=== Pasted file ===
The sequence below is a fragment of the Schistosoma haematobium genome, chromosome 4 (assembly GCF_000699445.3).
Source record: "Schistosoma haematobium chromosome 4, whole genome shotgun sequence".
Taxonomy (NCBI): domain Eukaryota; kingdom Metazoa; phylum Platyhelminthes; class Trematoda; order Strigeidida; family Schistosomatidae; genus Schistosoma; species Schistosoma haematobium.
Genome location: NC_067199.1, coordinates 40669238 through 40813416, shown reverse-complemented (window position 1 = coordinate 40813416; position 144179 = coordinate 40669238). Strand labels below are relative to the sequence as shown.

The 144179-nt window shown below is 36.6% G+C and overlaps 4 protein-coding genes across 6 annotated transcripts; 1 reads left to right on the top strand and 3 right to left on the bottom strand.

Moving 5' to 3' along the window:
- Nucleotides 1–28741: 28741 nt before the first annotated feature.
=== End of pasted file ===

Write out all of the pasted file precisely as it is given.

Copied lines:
The sequence below is a fragment of the Schistosoma haematobium genome, chromosome 4 (assembly GCF_000699445.3).
Source record: "Schistosoma haematobium chromosome 4, whole genome shotgun sequence".
Taxonomy (NCBI): domain Eukaryota; kingdom Metazoa; phylum Platyhelminthes; class Trematoda; order Strigeidida; family Schistosomatidae; genus Schistosoma; species Schistosoma haematobium.
Genome location: NC_067199.1, coordinates 40669238 through 40813416, shown reverse-complemented (window position 1 = coordinate 40813416; position 144179 = coordinate 40669238). Strand labels below are relative to the sequence as shown.

The 144179-nt window shown below is 36.6% G+C and overlaps 4 protein-coding genes across 6 annotated transcripts; 1 reads left to right on the top strand and 3 right to left on the bottom strand.

Moving 5' to 3' along the window:
- Nucleotides 1–28741: 28741 nt before the first annotated feature.